Texas is fortunate to be one of seven states that do not tax individual income. This legislative session, Texas lawmakers are struggling to address a state-budget deficit estimated between $15 billion and $27 billion over the next two years. The Governor and Republican leaders in the state are advocating sharp spending cuts as a solution to the problem but are facing heavy criticism from the media and special interest groups for their proposed cuts.

During the campaign of 2010, Republican leaders pledged not to raise taxes, and to cut wasteful spending in order to close the shortfall. Legislators and conservative activists are also reluctant to touch the state’s $9.4 billion “Rainy Day Fund”, one of the largest in the nation. To date, the Governor, along with leaders in the House and Senate have agreed to use $3 billion dollars from the fund to balance last year’s budget, but the Governor has pledged not to use any more “Rainy Day” funds to close the 2012-2013 deficit.

So far, the proposed budget contains significant cuts, but it is manageable, says Talmadge Heflin, director of the Center for Fiscal Policy at the Texas Public Policy Foundation. He points out that schools have largely been spared in the past, and can cut personnel outside of the classroom. In addition, colleges and universities within the state system have other sources of revenue, such as tuition and fees.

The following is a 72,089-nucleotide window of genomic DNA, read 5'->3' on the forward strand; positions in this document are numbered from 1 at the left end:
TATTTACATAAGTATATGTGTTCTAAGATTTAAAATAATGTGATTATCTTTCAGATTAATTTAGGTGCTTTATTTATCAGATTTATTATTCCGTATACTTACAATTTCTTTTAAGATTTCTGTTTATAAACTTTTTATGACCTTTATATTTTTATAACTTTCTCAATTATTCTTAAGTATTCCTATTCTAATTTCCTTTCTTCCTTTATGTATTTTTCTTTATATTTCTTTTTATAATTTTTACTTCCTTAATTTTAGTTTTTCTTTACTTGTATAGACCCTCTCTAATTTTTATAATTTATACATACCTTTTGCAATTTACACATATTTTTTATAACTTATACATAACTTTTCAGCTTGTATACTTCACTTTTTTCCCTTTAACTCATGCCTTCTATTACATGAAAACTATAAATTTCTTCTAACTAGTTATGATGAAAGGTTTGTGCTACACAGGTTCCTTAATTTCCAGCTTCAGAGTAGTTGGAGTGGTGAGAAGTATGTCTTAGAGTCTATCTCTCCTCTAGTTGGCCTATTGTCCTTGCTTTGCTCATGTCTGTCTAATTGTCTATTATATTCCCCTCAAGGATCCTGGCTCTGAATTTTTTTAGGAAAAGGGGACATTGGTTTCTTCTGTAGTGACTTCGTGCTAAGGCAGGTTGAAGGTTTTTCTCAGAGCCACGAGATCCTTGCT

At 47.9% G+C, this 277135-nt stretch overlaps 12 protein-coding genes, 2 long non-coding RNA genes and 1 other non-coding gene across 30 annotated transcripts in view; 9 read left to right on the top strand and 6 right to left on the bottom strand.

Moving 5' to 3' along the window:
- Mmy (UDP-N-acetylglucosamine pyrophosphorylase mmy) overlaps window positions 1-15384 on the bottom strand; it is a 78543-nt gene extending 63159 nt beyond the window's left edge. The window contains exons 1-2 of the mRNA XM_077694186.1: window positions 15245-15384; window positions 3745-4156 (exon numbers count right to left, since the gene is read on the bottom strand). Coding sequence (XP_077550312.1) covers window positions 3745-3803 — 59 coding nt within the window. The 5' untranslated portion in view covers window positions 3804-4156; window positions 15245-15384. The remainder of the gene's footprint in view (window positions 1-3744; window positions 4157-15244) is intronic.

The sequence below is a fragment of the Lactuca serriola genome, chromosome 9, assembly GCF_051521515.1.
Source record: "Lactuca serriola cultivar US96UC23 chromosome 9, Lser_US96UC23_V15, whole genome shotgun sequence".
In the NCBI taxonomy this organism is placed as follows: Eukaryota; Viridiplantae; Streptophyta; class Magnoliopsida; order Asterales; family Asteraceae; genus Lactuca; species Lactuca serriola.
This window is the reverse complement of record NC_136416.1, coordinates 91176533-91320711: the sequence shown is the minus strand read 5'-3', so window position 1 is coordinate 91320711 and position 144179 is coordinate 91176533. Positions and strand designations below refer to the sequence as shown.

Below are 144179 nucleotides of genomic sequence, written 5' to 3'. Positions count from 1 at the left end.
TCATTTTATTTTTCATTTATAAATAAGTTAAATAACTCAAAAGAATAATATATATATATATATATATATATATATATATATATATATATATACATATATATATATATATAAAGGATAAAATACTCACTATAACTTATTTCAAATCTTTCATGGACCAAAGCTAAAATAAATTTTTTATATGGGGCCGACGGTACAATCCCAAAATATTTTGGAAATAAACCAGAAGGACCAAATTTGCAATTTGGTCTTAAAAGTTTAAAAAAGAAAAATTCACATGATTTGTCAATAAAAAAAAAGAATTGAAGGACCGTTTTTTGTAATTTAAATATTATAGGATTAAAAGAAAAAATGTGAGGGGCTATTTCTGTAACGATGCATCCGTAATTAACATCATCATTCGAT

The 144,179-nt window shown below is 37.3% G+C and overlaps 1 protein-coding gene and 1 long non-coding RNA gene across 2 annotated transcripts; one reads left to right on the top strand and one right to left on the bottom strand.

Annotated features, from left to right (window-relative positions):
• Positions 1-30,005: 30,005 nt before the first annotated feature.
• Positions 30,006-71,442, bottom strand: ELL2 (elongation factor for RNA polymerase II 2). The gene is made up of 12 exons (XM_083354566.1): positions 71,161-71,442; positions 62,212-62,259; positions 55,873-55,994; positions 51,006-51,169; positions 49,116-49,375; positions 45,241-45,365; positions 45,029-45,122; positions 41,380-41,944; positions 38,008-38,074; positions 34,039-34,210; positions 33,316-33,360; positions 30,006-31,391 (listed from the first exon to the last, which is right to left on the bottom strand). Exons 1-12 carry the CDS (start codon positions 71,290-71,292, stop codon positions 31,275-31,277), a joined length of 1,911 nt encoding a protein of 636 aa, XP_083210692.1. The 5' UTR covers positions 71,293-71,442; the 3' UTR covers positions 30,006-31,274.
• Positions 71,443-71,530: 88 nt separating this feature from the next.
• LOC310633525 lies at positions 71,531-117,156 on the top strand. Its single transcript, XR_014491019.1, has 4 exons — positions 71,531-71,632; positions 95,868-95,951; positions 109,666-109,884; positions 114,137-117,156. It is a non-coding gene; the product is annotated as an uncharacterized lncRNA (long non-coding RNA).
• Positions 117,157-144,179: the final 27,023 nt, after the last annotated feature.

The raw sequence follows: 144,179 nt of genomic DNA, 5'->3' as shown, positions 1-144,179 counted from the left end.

There is one proposal being heavily promoted in Texas this year as a new source of revenue without a tax increase–casino gambling. The legislature is overwhelmingly Republican, and opposition by conservatives has been staunch. Still, given the budget shortfall, gambling advocates’ chances may be the best in years and at least two bills legalizing gambling have already been filed. TCAN opposes these proposals on the grounds that gambling revenue is unreliable and new revenue just means new opportunities for more government spending. Finally, there are moral and societal cost concerns. Suzi Paynter, director of the Baptist Christian Life Commission, says slot machines are bad for Texas families. It’s hard not to agree.

On March 14, 2011, in reaction to protests at the Capitol from education special interests, Texas Citizen Action Network President and CEO Jim Cardle said, “This budget crisis calls for every Texan to make a commitment today to help us prioritize every dollar that our state government is spending. Now is the time for a top to bottom review, so we can cut wasteful spending. An example of this out of control spending within education is the fact that Texas schools employ one non-teacher for every teacher. It has even been reported that some school superintendents in Texas make north of $340,000 a year in base salary.”

“Texas has a spending problem, not a revenue problem.”